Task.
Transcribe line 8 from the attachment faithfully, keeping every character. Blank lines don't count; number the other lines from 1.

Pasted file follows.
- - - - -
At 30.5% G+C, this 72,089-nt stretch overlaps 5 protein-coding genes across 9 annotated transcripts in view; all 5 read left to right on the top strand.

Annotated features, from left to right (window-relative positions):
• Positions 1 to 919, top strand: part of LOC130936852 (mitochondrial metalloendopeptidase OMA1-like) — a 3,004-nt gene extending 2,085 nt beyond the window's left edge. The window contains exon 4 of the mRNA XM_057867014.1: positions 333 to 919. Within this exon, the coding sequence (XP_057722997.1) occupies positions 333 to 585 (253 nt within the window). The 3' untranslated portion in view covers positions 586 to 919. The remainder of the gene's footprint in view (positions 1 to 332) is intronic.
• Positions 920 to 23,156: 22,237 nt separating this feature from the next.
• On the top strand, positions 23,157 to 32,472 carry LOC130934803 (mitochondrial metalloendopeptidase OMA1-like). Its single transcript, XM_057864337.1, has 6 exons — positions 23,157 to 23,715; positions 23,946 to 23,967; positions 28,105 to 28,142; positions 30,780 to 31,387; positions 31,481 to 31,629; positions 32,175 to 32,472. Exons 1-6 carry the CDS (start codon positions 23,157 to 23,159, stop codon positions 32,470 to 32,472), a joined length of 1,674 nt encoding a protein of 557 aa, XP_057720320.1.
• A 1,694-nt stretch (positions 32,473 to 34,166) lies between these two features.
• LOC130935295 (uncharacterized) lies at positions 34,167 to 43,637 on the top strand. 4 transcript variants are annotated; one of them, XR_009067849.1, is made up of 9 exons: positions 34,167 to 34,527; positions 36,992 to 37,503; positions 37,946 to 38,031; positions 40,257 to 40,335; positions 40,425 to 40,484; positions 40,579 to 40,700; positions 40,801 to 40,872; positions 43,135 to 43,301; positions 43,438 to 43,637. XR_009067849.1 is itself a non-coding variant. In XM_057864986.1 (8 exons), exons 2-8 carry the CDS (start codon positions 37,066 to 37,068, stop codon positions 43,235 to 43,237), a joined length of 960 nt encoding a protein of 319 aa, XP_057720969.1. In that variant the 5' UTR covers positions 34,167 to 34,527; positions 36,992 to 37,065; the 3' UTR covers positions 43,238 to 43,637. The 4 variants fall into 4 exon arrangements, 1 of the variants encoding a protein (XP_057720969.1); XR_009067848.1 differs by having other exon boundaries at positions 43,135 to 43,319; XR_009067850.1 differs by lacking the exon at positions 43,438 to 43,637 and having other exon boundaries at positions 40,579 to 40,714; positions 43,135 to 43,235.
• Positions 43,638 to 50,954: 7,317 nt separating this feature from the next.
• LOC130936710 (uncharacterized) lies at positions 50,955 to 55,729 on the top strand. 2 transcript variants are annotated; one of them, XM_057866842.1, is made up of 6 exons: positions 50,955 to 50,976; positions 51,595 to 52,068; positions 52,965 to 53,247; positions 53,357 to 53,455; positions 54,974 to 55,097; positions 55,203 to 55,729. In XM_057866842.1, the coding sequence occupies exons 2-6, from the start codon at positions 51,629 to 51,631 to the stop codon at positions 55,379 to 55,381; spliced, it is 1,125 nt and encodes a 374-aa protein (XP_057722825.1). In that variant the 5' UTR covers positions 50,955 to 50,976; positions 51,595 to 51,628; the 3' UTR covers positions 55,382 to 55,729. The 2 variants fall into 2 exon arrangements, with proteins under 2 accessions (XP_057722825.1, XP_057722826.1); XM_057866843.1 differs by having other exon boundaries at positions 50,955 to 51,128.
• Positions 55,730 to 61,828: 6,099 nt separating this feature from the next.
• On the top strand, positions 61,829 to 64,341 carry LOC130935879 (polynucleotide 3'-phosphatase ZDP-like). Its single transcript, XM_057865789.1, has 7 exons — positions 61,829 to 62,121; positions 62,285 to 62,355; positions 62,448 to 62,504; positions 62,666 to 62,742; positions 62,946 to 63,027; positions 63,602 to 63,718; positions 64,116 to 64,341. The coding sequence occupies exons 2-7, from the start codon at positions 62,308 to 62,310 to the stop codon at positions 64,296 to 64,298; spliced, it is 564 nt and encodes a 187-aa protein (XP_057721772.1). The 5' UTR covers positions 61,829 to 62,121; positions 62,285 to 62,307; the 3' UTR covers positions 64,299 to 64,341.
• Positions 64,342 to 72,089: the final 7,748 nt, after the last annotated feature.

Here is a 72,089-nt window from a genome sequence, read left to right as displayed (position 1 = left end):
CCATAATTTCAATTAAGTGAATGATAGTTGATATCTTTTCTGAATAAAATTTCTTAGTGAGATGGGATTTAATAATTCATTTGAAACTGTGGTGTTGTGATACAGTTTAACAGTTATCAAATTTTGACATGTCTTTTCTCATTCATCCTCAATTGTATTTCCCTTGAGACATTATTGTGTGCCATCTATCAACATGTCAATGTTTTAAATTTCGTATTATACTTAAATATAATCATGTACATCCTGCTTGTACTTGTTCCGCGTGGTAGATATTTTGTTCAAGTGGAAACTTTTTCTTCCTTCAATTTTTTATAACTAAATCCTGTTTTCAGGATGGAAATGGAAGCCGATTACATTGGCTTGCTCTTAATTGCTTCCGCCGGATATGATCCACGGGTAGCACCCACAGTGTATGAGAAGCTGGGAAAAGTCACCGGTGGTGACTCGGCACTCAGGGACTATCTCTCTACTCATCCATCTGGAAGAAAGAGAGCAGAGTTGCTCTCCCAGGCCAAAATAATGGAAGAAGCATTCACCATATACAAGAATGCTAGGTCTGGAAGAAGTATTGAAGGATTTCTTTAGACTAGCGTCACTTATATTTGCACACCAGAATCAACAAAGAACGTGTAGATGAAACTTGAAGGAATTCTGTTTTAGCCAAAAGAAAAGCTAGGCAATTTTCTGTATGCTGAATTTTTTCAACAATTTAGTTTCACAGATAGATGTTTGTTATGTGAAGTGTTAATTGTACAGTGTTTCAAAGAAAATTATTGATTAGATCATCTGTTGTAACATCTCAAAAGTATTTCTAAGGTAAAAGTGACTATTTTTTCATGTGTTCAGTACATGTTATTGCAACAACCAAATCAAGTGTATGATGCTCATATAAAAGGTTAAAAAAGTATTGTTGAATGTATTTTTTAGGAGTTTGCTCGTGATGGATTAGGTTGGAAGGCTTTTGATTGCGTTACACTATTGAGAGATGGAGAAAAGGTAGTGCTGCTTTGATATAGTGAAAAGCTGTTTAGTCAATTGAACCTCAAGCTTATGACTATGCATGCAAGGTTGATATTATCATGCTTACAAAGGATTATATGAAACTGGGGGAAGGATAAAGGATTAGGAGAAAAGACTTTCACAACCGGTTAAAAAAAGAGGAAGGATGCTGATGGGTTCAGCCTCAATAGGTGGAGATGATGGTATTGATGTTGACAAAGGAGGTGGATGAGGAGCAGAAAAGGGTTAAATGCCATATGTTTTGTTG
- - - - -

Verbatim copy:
• Positions 43,638 to 50,954: 7,317 nt separating this feature from the next.